This growing season I’m trying out the Super Composter – a new hot composting system from the folks at SoilFixer – and having set up the Super Composter very quickly and easily at the weekend, today I filled both it and the control bin with the first load of compostables.
I deliberately waited a few days because, firstly, we had rain on Sunday and yesterday, and the compost material I was planning to use was a bit too dry, so the added moisture was welcome. I also wanted to wait for a dull day in order to take a baseline temperature for both the bins and compost materials, to better assess the impact of the bins on raising the temperature of the compost inside.
Using a cheap and cheerful compost gauge / probe that I bought online, I tested the temperature of the air inside and outside the bins, the soil – at a depth of around 6 inches – inside and outside, and the compost material that I was going to be loading them with.
Here’s what I recorded:
Outside air temperature: 12oC
Outside soil temperature: 12oC
Super Composter air temperature: 12oC
Super Composter soil temperature: 13oC
Control bin air temperature: 13oC
Control bin soil temperature: 13oC
As you can see, on a dull day there’s very little difference between the temperatures inside and outside the bins. Perhaps a little heat was lost when I opened the lids of both to place the temperature gauge, but it probably wasn’t more than a degree or two.
The compost materials I’d earmarked for use have been sat in our compost bays for varying lengths of time. Some of it has been there since last Autumn, breaking down over winter. Some – including a fair number of rhubarb leaves – has been more recently added.
The instructions from SoilFixer call for the usual mix of greens and browns, ideally shredded. But as I don’t have a shredder, or a power source at the allotment, I’m using what I have. It’s mostly part-composted browns by now, so I also added chopped comfrey and stripped willow leaves, as well as some torn-up egg cartons – mainly because that’s the sort of thing I usually add to compost – and I will be adding fresh material to both bins at the same rate for each bin over the next few months.
As I mentioned, I took the temperature of the heap before I started digging anything out. I tested several areas and recorded temperatures ranging from 12oC – 15oC. This is why just piling everything up in a small heap constitutes ‘cold composting’ – any additional heat generated by the microbial activity within the heap quickly dissipates and so there’s never really much of a build-up beyond the surrounding air temperature. To get a decent heat doing, you either need a much bigger heap – turned and watered regularly and covered with insulating material – or, of course, a hot bin system.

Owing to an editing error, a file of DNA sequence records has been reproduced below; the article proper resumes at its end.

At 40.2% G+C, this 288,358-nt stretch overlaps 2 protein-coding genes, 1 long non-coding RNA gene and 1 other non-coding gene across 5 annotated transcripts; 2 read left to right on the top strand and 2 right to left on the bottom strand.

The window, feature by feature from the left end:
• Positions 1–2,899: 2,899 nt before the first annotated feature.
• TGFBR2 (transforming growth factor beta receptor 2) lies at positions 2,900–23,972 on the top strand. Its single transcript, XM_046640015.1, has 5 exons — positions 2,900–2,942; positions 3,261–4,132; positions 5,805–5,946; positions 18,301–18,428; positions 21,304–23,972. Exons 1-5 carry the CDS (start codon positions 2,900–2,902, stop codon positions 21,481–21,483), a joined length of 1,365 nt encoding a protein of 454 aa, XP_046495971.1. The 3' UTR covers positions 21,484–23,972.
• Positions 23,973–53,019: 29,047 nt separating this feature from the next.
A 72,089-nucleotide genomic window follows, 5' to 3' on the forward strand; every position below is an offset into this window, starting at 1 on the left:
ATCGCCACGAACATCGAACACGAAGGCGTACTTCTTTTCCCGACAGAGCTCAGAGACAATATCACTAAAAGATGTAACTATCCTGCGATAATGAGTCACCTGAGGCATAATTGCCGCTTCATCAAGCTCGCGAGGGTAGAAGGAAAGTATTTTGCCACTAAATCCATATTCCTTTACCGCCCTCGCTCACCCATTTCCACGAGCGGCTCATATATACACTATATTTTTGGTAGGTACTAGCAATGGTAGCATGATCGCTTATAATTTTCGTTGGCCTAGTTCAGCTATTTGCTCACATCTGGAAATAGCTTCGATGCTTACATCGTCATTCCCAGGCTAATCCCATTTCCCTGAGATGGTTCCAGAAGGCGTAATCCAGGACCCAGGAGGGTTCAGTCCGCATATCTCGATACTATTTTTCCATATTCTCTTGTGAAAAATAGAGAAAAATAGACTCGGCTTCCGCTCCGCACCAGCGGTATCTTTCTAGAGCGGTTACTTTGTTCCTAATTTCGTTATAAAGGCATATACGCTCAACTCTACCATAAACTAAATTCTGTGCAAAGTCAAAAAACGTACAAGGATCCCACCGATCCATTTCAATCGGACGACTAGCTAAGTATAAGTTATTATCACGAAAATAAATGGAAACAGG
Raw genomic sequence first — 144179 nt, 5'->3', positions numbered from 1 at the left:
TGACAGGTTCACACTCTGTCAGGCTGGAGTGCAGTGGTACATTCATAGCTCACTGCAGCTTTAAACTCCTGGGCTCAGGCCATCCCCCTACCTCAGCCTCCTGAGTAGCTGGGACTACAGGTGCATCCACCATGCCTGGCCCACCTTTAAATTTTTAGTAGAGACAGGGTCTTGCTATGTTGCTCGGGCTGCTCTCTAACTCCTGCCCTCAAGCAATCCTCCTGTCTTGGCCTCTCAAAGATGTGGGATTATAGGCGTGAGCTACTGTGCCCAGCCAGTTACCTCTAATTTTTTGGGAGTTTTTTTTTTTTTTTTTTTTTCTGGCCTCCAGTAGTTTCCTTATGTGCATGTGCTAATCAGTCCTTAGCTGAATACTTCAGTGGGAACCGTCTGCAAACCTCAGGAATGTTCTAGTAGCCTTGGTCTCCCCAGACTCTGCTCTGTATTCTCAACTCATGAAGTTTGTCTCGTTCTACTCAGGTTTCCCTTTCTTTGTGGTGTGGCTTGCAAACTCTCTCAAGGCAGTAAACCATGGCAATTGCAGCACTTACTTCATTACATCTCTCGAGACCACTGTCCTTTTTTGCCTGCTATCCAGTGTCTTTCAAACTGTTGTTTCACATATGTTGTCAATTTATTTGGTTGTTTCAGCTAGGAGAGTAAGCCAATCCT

To set up the Super Composter and the control bin, I started by taking as similar an amount of material from our compost bays as I could. The instructions said to add a shovelful of SoilFixer’s biochar-based compost activator for every wheelbarrow load of compostables. As I was using a spade rather than a shovel, I went with a level barrow-load.
It took roughly three and a half barrowloads to fill the Super Composter. I sprinkled in a half-spadeful of compost accelerator after every half barrow-load. I added material to the control bin at the same rate – using material from roughly the same part of the source heaps and adding the same amount of comfrey, willow, and egg-boxes but no compost accelerator – and also added rain water to both bins during the process, around 25 litres to each.
Here are the two bins after three barrow-loads, Super Composter on the left and control bin on the right:
The next time I’ll be down at the allotment will be Sunday. The forecast between now and then isn’t great, so I don’t suppose the temperature will have increased much inside either bin, but I’ll check for the record. I’ll then continue to do the same at regular intervals, and also try to keep tabs on the amount by which the compostables in each bin have been reduced in volume. As I said, I’ll also add as similar amounts of fresh material to each bin as I can, recording when I do so.
Hopefully by the end of the process I’ll have a bin worth of lovely, colloidal humus-rich compost, just like the sample that SoilFixer sent along for reference (on the left, the pic on the right is the compost accelerator):
If hot composting, or just composting in general, is something you have an interest in then do stay tuned for further updates. And please do feel free to ask any questions, or make any observations, via the comments.